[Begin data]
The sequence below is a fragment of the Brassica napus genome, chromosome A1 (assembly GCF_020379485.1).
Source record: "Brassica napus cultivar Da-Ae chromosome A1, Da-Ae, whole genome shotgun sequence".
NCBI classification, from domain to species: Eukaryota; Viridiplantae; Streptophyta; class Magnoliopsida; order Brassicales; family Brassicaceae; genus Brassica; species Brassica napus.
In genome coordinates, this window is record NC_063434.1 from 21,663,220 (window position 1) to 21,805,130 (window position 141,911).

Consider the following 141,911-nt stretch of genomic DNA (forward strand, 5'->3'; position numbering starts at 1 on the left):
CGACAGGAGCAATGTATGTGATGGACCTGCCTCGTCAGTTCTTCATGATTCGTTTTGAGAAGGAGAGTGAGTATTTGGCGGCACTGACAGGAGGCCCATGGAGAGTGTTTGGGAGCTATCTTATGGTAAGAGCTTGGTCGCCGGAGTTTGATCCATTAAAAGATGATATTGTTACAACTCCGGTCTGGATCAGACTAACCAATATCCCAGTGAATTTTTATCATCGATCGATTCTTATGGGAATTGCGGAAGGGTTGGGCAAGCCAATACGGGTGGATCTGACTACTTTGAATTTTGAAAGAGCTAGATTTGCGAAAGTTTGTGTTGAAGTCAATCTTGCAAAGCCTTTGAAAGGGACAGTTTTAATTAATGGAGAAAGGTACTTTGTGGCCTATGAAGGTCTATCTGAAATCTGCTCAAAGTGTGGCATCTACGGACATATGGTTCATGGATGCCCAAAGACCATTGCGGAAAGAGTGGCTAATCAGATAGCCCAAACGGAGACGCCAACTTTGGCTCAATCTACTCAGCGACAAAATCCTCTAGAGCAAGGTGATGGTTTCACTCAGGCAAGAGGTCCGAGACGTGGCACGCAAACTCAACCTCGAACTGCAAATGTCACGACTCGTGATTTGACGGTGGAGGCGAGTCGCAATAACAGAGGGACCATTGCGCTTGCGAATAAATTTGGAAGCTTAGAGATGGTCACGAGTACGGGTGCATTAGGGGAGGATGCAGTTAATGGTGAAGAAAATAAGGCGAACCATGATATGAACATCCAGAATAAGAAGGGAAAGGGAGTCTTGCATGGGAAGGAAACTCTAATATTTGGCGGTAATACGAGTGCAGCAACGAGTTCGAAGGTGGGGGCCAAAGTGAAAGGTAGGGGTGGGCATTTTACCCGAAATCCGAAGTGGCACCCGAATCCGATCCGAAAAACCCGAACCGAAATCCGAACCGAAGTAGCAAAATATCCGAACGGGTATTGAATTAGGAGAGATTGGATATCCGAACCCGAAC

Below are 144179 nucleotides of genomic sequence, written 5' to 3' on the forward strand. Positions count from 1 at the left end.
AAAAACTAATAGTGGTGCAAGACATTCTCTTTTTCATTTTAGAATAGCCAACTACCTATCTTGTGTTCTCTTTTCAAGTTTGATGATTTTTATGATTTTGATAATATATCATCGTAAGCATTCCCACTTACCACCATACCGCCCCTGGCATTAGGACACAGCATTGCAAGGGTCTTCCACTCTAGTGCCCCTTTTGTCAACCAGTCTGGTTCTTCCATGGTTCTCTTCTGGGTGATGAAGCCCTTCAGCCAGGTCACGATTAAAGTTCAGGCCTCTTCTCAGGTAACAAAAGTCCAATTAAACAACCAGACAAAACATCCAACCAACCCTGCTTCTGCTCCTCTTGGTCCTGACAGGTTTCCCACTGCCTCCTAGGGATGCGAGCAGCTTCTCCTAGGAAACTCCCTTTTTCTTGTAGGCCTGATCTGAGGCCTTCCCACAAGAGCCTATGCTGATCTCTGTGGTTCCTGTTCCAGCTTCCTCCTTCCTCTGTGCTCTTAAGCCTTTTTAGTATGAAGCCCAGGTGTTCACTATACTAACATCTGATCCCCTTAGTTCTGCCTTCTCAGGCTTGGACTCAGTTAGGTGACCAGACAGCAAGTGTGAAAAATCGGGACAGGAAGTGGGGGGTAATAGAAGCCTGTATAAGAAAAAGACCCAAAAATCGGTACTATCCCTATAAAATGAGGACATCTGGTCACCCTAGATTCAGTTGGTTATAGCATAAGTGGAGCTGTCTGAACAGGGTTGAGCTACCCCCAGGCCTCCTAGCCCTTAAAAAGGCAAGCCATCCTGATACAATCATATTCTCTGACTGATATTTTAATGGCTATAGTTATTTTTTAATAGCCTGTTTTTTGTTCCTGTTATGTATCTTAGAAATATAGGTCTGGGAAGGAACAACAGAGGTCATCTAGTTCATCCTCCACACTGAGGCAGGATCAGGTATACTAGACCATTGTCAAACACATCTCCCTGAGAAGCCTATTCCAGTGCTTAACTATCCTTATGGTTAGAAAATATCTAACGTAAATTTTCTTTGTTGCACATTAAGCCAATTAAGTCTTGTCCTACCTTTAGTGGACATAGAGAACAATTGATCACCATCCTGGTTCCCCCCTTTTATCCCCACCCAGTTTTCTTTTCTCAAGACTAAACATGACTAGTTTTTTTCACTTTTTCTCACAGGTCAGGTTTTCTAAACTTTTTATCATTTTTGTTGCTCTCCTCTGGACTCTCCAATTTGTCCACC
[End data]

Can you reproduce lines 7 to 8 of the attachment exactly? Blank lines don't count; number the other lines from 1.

Below are 144179 nucleotides of genomic sequence, written 5' to 3' on the forward strand. Positions count from 1 at the left end.
AAAAACTAATAGTGGTGCAAGACATTCTCTTTTTCATTTTAGAATAGCCAACTACCTATCTTGTGTTCTCTTTTCAAGTTTGATGATTTTTATGATTTTGATAATATATCATCGTAAGCATTCCCACTTACCACCATACCGCCCCTGGCATTAGGACACAGCATTGCAAGGGTCTTCCACTCTAGTGCCCCTTTTGTCAACCAGTCTGGTTCTTCCATGGTTCTCTTCTGGGTGATGAAGCCCTTCAGCCAGGTCACGATTAAAGTTCAGGCCTCTTCTCAGGTAACAAAAGTCCAATTAAACAACCAGACAAAACATCCAACCAACCCTGCTTCTGCTCCTCTTGGTCCTGACAGGTTTCCCACTGCCTCCTAGGGATGCGAGCAGCTTCTCCTAGGAAACTCCCTTTTTCTTGTAGGCCTGATCTGAGGCCTTCCCACAAGAGCCTATGCTGATCTCTGTGGTTCCTGTTCCAGCTTCCTCCTTCCTCTGTGCTCTTAAGCCTTTTTAGTATGAAGCCCAGGTGTTCACTATACTAACATCTGATCCCCTTAGTTCTGCCTTCTCAGGCTTGGACTCAGTTAGGTGACCAGACAGCAAGTGTGAAAAATCGGGACAGGAAGTGGGGGGTAATAGAAGCCTGTATAAGAAAAAGACCCAAAAATCGGTACTATCCCTATAAAATGAGGACATCTGGTCACCCTAGATTCAGTTGGTTATAGCATAAGTGGAGCTGTCTGAACAGGGTTGAGCTACCCCCAGGCCTCCTAGCCCTTAAAAAGGCAAGCCATCCTGATACAATCATATTCTCTGACTGATATTTTAATGGCTATAGTTATTTTTTAATAGCCTGTTTTTTGTTCCTGTTATGTATCTTAGAAATATAGGTCTGGGAAGGAACAACAGAGGTCATCTAGTTCATCCTCCACACTGAGGCAGGATCAGGTATACTAGACCATTGTCAAACACATCTCCCTGAGAAGCCTATTCCAGTGCTTAACTATCCTTATGGTTAGAAAATATCTAACGTAAATTTTCTTTGTTGCACATTAAGCCAATTAAGTCTTGTCCTACCTTTAGTGGACATAGAGAACAATTGATCACCATCCTGGTTCCCCCCTTTTATCCCCACCCAGTTTTCTTTTCTCAAGACTAAACATGACTAGTTTTTTTCACTTTTTCTCACAGGTCAGGTTTTCTAAACTTTTTATCATTTTTGTTGCTCTCCTCTGGACTCTCCAATTTGTCCACC